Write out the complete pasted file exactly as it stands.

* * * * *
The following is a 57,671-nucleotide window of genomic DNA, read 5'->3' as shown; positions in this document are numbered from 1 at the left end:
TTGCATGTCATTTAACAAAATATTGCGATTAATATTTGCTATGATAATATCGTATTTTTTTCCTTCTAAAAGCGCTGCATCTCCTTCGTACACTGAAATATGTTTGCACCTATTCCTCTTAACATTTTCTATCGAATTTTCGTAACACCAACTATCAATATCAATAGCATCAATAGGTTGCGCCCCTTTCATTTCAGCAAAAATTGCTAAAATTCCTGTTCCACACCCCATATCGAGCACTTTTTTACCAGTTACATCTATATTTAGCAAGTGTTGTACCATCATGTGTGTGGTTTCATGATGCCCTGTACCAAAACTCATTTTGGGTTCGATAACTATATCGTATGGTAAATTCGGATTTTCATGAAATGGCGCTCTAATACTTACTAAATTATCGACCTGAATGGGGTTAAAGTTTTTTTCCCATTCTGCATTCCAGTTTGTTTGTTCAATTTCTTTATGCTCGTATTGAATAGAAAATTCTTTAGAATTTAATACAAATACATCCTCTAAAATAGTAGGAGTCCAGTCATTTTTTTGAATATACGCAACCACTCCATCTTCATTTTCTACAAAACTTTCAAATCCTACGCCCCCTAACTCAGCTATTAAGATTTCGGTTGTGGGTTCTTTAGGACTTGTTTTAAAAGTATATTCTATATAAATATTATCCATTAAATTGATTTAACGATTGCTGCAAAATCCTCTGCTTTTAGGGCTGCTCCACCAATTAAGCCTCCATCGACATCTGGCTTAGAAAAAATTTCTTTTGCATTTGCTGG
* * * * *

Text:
The following is a 57,671-nucleotide window of genomic DNA, read 5'->3' as shown; positions in this document are numbered from 1 at the left end:
TTGCATGTCATTTAACAAAATATTGCGATTAATATTTGCTATGATAATATCGTATTTTTTTCCTTCTAAAAGCGCTGCATCTCCTTCGTACACTGAAATATGTTTGCACCTATTCCTCTTAACATTTTCTATCGAATTTTCGTAACACCAACTATCAATATCAATAGCATCAATAGGTTGCGCCCCTTTCATTTCAGCAAAAATTGCTAAAATTCCTGTTCCACACCCCATATCGAGCACTTTTTTACCAGTTACATCTATATTTAGCAAGTGTTGTACCATCATGTGTGTGGTTTCATGATGCCCTGTACCAAAACTCATTTTGGGTTCGATAACTATATCGTATGGTAAATTCGGATTTTCATGAAATGGCGCTCTAATACTTACTAAATTATCGACCTGAATGGGGTTAAAGTTTTTTTCCCATTCTGCATTCCAGTTTGTTTGTTCAATTTCTTTATGCTCGTATTGAATAGAAAATTCTTTAGAATTTAATACAAATACATCCTCTAAAATAGTAGGAGTCCAGTCATTTTTTTGAATATACGCAACCACTCCATCTTCATTTTCTACAAAACTTTCAAATCCTACGCCCCCTAACTCAGCTATTAAGATTTCGGTTGTGGGTTCTTTAGGACTTGTTTTAAAAGTATATTCTATATAAATATTATCCATTAAATTGATTTAACGATTGCTGCAAAATCCTCTGCTTTTAGGGCTGCTCCACCAATTAAGCCTCCATCGACATCTGGCTTAGAAAAAATTTCTTTTGCATTTGCTGG